I have been studying newsletters and websites since updating my website and have a suggestion about your newsletter. I am one of the people most interested in what you have to say but I am so busy now, the newsletter is too long sometimes. Why don’t you put the first paragraph or two in the newsletter and then put a “read more” link in there so if somebody likes that article they can finish it and if not they can easily keep reading? You are my only dealer and I want people to look forward to getting material from you.
Wow, what a great idea? Of course I see newsletters and ezines done like this and your suggestion is being implemented this week. Thanks so much for speaking up.
Feature Article – You Don’t Have to be a Bike Racer to Ride with Them
I had three observations during this ride. First, riding with proficient Masters cyclists is very smooth. Everyone was at least a decent bike handler, but all looked where they were going and made real attempts to ride in a straight line. Second, my Fountain of Youth theory got some major support as I was dropped by a 74 year young cyclist on a longish hill. At 52, it was a great vision for the future, because if George can do it, so can I. Finally, I got to see Regina do some outstanding riding with people that were faster than her and this is the basis of my story today.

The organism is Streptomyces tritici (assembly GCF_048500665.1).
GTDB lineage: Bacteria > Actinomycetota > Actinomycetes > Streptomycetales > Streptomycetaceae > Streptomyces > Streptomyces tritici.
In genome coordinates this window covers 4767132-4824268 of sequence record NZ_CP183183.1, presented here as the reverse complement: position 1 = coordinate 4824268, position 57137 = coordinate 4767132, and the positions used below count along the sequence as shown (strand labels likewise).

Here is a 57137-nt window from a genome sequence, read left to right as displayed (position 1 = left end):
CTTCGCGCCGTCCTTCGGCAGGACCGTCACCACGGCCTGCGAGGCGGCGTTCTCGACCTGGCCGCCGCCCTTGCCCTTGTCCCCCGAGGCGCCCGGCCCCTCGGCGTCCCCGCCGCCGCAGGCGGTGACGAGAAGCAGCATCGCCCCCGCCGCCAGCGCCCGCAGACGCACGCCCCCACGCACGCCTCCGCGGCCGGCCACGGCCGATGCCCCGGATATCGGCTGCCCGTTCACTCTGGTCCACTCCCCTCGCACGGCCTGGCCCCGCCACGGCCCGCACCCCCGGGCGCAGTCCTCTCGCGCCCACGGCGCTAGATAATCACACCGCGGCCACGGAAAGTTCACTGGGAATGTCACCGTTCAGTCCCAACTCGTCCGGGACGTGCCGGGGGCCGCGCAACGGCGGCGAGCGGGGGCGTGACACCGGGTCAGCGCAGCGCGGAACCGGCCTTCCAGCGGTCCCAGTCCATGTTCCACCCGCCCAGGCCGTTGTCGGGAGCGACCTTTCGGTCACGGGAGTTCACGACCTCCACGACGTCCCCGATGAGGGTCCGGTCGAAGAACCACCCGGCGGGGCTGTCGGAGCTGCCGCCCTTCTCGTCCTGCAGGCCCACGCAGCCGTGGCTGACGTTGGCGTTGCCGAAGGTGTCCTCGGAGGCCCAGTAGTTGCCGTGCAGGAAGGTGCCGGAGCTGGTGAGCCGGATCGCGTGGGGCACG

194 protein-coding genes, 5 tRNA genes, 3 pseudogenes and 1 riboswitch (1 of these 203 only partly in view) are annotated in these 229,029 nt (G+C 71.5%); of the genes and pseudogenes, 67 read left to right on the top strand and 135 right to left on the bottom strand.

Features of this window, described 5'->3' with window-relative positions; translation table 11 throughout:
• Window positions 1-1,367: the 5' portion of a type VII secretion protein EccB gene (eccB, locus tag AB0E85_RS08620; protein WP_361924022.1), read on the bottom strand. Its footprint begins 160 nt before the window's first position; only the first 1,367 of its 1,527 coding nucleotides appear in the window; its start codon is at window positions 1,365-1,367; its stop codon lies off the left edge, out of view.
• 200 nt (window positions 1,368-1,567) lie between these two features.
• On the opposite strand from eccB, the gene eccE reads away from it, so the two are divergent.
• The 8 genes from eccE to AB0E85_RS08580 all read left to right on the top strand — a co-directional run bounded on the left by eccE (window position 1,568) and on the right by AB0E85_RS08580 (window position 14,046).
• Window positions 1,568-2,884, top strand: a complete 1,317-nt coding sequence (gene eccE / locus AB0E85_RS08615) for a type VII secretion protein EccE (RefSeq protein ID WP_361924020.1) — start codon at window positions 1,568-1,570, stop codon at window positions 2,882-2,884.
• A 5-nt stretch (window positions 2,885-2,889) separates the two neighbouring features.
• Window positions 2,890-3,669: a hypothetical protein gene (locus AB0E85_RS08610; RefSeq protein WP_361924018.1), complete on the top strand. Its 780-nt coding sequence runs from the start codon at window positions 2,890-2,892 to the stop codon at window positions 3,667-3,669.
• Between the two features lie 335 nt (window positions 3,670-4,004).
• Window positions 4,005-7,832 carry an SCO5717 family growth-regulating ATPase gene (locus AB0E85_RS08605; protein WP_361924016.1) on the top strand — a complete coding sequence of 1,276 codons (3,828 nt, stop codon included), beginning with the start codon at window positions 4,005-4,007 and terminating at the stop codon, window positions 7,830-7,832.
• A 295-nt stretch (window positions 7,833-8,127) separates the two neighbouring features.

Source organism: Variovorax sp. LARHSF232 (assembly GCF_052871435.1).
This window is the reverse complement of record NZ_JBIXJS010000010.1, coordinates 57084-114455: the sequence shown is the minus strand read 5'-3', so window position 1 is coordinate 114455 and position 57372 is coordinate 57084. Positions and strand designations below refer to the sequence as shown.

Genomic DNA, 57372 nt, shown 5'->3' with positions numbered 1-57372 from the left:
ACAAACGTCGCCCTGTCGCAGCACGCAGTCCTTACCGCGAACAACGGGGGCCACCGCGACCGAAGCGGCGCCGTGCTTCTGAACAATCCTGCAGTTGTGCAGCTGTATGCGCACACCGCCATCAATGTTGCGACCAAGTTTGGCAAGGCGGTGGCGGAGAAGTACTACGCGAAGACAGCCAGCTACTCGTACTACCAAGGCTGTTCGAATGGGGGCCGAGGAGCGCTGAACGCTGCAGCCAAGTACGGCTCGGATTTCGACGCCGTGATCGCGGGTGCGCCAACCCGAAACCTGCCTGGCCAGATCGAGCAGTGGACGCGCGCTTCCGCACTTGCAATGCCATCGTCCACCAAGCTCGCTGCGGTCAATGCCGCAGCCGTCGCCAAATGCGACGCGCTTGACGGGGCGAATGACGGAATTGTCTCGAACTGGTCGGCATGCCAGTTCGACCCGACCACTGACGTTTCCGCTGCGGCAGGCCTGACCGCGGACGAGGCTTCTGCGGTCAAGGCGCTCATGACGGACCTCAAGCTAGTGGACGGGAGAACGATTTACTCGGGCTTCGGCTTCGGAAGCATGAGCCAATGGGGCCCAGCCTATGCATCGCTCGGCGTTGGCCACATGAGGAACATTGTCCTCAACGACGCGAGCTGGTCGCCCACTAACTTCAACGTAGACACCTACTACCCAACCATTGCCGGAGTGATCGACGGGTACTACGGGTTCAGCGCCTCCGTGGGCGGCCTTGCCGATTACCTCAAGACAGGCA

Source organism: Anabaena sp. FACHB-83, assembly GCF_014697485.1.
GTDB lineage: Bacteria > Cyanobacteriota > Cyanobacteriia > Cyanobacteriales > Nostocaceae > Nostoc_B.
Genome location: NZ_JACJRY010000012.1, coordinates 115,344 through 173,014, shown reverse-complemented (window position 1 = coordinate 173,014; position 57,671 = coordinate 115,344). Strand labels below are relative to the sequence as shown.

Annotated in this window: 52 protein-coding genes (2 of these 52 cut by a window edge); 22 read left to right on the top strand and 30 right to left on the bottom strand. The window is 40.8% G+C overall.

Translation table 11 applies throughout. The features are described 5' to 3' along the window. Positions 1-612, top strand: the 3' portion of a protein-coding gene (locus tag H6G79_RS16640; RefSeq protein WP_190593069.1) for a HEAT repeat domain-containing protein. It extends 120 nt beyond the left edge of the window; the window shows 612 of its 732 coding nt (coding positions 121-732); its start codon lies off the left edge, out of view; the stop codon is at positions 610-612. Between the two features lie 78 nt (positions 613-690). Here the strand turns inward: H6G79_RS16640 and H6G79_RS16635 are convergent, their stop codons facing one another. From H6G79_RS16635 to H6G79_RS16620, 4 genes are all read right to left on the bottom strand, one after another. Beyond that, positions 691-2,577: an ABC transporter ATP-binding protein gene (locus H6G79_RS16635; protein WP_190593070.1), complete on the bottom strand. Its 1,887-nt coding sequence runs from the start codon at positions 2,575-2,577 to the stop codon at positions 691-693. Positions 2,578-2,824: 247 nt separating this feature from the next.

Regina has been friends with Toni and me for almost a decade. I saw her get her first Colnago and learn how to ride as an adult. She has always been super fit, but had never learned to ride a bike as a youngster. As such, Regina had to overcome significant fears of the unknown and faced these fears as an adult and mother who “knows better.”
Knowing that you can take a horse to water but can’t make them drink, I continually spoke to Regina about learning the tricks of the proficient road cyclists. With the power to weight ratio that a petite yet strong woman would have, Regina learned that she quickly could out climb many men, yet had not learned how to channel this strength and power to make her rides more enjoyable. I think this is the way everyone approaches riding with a group as opposed to riding alongside a group of cyclists. I see this pattern many times with triathletes who are riding in a group. They have the potential and the raw skills yet have not actualized them in this context.